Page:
A swarm of millions of locusts descended upon Madagascars capital of Antananarivo on Aug. 28, slowing traffic and blotting out the skies over the city.
Fully-formed clouds of the insects, which have plagued the African nation for more than two years, whizzed through the city's streets after an urban heat wave attracted the bugs away from their usual rural surroundings.
It reminds us of the 10 plagues of Egypt, said Ronald Miller, a missionary working in Madagascar with his family.
The current plague began in April 2012, leading to a national disaster declaration in Madagascar in November of that year, according to the United Nations Food and Agriculture Organization (FAO).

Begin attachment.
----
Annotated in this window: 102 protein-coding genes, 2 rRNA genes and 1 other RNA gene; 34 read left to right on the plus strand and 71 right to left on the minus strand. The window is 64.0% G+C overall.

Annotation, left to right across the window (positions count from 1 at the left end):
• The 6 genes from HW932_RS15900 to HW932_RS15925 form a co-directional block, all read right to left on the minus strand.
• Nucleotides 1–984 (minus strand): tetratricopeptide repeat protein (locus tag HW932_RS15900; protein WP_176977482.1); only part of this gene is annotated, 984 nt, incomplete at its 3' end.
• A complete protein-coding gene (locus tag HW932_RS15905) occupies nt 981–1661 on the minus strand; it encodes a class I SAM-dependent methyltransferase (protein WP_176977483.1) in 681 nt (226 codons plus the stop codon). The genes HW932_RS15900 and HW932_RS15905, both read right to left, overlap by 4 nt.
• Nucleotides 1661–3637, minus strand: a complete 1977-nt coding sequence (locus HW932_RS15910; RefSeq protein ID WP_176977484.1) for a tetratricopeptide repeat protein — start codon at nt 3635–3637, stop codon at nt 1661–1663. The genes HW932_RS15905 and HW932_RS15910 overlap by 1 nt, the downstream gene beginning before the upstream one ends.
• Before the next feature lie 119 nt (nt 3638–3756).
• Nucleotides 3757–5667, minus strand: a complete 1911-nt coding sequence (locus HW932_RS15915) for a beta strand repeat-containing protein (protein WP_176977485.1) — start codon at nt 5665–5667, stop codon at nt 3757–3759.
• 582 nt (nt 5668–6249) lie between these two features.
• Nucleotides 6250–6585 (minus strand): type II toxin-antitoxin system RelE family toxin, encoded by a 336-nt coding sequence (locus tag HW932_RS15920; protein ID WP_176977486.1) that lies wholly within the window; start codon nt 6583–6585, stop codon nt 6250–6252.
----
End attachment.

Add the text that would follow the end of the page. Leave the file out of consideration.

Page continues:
The island nations government announced a three-year emergency plan in September 2013, when the locusts threatened food security of more than 13 million people, almost 60 percent of Madagascars population.
But while the images are alarming, FAO officer Annie Monard told Voice of America that the locust swarms in the city were caused by unusually high temperatures, not a new surge in the pest population. So far, the FAO and Madagascars government have succeeded in controlling the pests in over 4,600 square miles of agricultural land. Madagascars emergency plan will continue until 2016 and is expected to cost more than $41 million.